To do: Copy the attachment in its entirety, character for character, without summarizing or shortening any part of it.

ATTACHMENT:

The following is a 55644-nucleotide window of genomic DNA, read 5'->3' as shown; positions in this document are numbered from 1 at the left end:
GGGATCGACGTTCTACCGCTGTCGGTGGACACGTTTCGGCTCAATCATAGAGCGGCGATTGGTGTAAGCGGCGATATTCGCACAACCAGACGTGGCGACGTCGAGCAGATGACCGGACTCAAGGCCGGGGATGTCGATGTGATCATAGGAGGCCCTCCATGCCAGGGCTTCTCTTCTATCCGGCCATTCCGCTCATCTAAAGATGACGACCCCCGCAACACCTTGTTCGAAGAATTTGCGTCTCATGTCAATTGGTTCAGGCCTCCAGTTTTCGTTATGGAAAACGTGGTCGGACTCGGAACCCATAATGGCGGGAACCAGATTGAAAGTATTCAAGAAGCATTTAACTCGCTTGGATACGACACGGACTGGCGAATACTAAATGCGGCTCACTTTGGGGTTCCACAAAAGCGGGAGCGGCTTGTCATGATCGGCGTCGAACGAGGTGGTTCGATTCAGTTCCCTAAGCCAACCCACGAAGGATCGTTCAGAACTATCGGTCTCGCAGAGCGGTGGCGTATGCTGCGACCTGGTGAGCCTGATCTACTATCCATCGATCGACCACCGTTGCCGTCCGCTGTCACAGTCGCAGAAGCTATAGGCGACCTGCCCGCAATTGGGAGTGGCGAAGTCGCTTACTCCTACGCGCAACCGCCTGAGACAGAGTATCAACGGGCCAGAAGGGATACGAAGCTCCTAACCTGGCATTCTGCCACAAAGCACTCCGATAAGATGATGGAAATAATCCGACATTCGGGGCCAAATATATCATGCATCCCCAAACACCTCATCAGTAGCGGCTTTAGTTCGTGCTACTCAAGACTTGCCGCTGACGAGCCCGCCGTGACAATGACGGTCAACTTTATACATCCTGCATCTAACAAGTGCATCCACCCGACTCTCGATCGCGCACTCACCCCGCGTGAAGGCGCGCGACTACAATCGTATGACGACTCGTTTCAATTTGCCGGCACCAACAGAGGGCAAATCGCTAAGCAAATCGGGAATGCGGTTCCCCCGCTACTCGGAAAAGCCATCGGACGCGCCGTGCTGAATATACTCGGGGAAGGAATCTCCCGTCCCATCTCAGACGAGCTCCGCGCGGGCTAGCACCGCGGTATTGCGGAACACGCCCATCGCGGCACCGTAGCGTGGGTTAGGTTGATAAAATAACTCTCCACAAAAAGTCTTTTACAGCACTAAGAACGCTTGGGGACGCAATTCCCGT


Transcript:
The following is a 55644-nucleotide window of genomic DNA, read 5'->3' as shown; positions in this document are numbered from 1 at the left end:
GGGATCGACGTTCTACCGCTGTCGGTGGACACGTTTCGGCTCAATCATAGAGCGGCGATTGGTGTAAGCGGCGATATTCGCACAACCAGACGTGGCGACGTCGAGCAGATGACCGGACTCAAGGCCGGGGATGTCGATGTGATCATAGGAGGCCCTCCATGCCAGGGCTTCTCTTCTATCCGGCCATTCCGCTCATCTAAAGATGACGACCCCCGCAACACCTTGTTCGAAGAATTTGCGTCTCATGTCAATTGGTTCAGGCCTCCAGTTTTCGTTATGGAAAACGTGGTCGGACTCGGAACCCATAATGGCGGGAACCAGATTGAAAGTATTCAAGAAGCATTTAACTCGCTTGGATACGACACGGACTGGCGAATACTAAATGCGGCTCACTTTGGGGTTCCACAAAAGCGGGAGCGGCTTGTCATGATCGGCGTCGAACGAGGTGGTTCGATTCAGTTCCCTAAGCCAACCCACGAAGGATCGTTCAGAACTATCGGTCTCGCAGAGCGGTGGCGTATGCTGCGACCTGGTGAGCCTGATCTACTATCCATCGATCGACCACCGTTGCCGTCCGCTGTCACAGTCGCAGAAGCTATAGGCGACCTGCCCGCAATTGGGAGTGGCGAAGTCGCTTACTCCTACGCGCAACCGCCTGAGACAGAGTATCAACGGGCCAGAAGGGATACGAAGCTCCTAACCTGGCATTCTGCCACAAAGCACTCCGATAAGATGATGGAAATAATCCGACATTCGGGGCCAAATATATCATGCATCCCCAAACACCTCATCAGTAGCGGCTTTAGTTCGTGCTACTCAAGACTTGCCGCTGACGAGCCCGCCGTGACAATGACGGTCAACTTTATACATCCTGCATCTAACAAGTGCATCCACCCGACTCTCGATCGCGCACTCACCCCGCGTGAAGGCGCGCGACTACAATCGTATGACGACTCGTTTCAATTTGCCGGCACCAACAGAGGGCAAATCGCTAAGCAAATCGGGAATGCGGTTCCCCCGCTACTCGGAAAAGCCATCGGACGCGCCGTGCTGAATATACTCGGGGAAGGAATCTCCCGTCCCATCTCAGACGAGCTCCGCGCGGGCTAGCACCGCGGTATTGCGGAACACGCCCATCGCGGCACCGTAGCGTGGGTTAGGTTGATAAAATAACTCTCCACAAAAAGTCTTTTACAGCACTAAGAACGCTTGGGGACGCAATTCCCGT